ABSTRACT: The presented cross-sectional study, comprised a group of 1,130 children from 13-15 years of age living in Upper Silesia, Poland, was undertaken to ascertain the role of environmental factors in the development of adverse respiratory health outcomes. To estimate the prevalence of these effects, the ISAAC questionnaire supplemented by questions related to risk factors was used. Bronchial asthma was identified in 4.5% of the children, asthma diagnosed by physicians in 8.7%, and prevalence of wheezing in the previous 12 months in 12.6%. The highest probability of wheezing was found in children with maternal genetic propensity (such as asthma, allergy), exposed to maternal smoking, or was connected with household risk factors such as the presence of dampness/mould or living in 50-year-old building. Female gender and attendance at nursery school were shown to be protective factors against wheezing. The probability of asthma was nearly twice as high in children residing in damp/mouldy dwellings, heated by coal-fired furnaces and living in the immediate vicinity of a road with heavy traffic. This study revealed that exposure to indoor (tobacco smoke, coal stove emission, mould or dampness in dwelling) and outdoor (traffic pollution) air contaminants are major environmental factors responsible for adverse respiratory health effects in children.Annals of agricultural and environmental medicine: AAEM 12/2010; 17(2):221-9. · 2.31 Impact Factor
Article: Residential Dampness and Molds and the Risk of Developing Asthma: A Systematic Review and Meta-Analysis.[show abstract] [hide abstract]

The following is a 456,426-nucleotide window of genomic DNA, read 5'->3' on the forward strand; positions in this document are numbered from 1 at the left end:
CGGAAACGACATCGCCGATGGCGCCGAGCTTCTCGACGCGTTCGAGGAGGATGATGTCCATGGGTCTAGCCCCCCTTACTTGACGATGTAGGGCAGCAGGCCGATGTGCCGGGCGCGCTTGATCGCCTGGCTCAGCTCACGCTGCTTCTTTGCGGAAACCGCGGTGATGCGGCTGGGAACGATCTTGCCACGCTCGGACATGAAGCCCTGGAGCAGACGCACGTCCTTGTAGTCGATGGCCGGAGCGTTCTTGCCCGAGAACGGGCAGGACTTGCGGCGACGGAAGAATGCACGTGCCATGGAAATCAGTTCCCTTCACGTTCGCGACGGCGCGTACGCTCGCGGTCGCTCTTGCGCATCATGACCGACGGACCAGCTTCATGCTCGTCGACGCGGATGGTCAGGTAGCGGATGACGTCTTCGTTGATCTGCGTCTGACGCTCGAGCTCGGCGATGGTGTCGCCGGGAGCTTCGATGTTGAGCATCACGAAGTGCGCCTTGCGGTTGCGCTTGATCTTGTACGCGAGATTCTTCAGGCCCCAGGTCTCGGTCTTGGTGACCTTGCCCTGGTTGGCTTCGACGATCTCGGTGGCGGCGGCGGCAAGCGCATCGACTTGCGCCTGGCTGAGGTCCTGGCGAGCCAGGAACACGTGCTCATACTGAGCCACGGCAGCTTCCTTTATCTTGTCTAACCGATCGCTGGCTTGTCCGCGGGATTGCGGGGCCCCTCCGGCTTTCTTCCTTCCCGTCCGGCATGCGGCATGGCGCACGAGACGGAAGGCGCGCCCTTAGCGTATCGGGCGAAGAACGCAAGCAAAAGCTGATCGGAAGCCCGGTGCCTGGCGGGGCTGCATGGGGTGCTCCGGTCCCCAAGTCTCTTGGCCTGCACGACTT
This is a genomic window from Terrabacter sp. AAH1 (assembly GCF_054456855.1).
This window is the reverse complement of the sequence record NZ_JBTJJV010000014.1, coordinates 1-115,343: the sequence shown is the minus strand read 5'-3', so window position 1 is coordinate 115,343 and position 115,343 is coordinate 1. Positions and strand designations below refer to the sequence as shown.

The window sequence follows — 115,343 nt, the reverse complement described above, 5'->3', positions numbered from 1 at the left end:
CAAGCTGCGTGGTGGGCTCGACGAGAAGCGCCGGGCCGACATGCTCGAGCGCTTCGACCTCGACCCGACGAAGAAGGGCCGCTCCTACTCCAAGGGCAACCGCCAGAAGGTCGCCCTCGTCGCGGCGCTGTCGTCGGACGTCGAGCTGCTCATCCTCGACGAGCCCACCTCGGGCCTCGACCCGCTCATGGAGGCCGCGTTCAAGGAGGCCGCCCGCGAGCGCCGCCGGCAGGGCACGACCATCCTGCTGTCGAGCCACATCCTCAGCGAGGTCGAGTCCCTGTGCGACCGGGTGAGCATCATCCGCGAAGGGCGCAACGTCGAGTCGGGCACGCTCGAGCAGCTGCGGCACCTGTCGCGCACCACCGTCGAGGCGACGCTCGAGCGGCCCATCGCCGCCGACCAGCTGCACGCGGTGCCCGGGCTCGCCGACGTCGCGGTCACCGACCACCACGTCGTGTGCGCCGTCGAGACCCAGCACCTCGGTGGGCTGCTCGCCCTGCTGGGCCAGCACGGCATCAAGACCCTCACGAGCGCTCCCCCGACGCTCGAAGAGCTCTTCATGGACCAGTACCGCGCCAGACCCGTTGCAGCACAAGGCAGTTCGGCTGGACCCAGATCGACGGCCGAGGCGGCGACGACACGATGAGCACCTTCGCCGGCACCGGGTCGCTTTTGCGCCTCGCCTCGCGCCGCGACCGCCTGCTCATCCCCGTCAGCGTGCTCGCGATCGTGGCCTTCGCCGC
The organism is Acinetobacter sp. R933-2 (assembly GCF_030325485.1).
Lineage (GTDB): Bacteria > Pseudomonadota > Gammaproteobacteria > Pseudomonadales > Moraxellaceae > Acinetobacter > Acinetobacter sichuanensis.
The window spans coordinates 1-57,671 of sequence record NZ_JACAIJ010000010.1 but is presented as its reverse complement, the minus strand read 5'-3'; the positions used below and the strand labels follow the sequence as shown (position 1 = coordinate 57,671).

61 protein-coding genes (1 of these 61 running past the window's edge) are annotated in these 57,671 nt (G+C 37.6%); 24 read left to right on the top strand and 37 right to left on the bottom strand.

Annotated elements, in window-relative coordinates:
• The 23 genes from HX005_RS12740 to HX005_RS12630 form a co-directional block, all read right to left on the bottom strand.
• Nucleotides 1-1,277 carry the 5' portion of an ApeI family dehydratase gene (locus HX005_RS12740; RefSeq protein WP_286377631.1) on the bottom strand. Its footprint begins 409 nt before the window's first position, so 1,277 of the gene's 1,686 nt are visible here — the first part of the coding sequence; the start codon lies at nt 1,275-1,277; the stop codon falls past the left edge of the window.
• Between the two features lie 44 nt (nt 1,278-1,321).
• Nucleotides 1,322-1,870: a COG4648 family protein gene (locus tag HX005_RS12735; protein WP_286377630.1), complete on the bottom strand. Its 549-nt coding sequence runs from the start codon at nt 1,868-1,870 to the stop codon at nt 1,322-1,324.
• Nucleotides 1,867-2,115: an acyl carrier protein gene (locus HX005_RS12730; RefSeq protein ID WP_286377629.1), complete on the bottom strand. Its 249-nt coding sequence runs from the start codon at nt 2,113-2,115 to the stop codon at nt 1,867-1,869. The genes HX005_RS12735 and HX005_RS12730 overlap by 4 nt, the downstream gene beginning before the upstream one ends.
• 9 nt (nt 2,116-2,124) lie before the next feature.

ABSTRACT: CONTEXT: Studies from different geographical regions have assessed the relations between indoor dampness and mold problems and the risk of asthma, but the evidence has been inconclusive. OBJECTIVE: To assess the relations between indicators of indoor dampness and mold problems and the risk of developing new asthma, and to investigate whether such relations differ according to the type of exposure. DATA SOURCES: A systematic literature search of PubMed database from 1990 through March 2012 and the reference lists of recent reviews and of relevant articles identified in our search. STUDY SELECTION: Cohort/longitudinal and incident case-control studies assessing the relation between mold/dampness and new asthma were included. DATA EXTRACTION: Three authors independently evaluated eligible articles and extracted relevant information using a structured form. SYNTHESIS: SIXTEEN STUDIES WERE INCLUDED: 11 cohort and 5 incident case-control studies. The summary effect estimates (EE) based on the highest and lowest estimates for the relation between any exposure and onset of asthma were 1.50 (95% confidence interval [CI] 1.25-1.80, random-effects model, Q-statistic 38.74 (16), P = 0.001) and 1.31 (95% CI 1.09-1.58, random-effects model, Q-statistic 40.08 (16), P = 0.000), respectively. The summary effect estimates were significantly elevated for dampness (fixed-effects model: EE 1.33, 95% CI 1.12-1.56, Q-statistic 8.22 (9), P = 0.413), visible mold (random-effects model; EE 1.29, 95% CI 1.04-1.60, 30.30 (12), P = 0.001), and mold odor (random-effects model; EE 1.73, 95% CI 1.19-2.50, Q-statistics 14.85 (8), P = 0.038), but not for water damage (fixed-effects model; EE 1.12, 95% CI 0.98-1.27). Heterogeneity was observed in the study-specific effect estimates. CONCLUSION: The evidence indicates that dampness and molds in the home are determinants of developing asthma. The association of the presence of visible mold and especially mold odor to the risk of asthma points towards mold-related causal agents.PLoS ONE 01/2012; 7(11):e47526. · 4.09 Impact Factor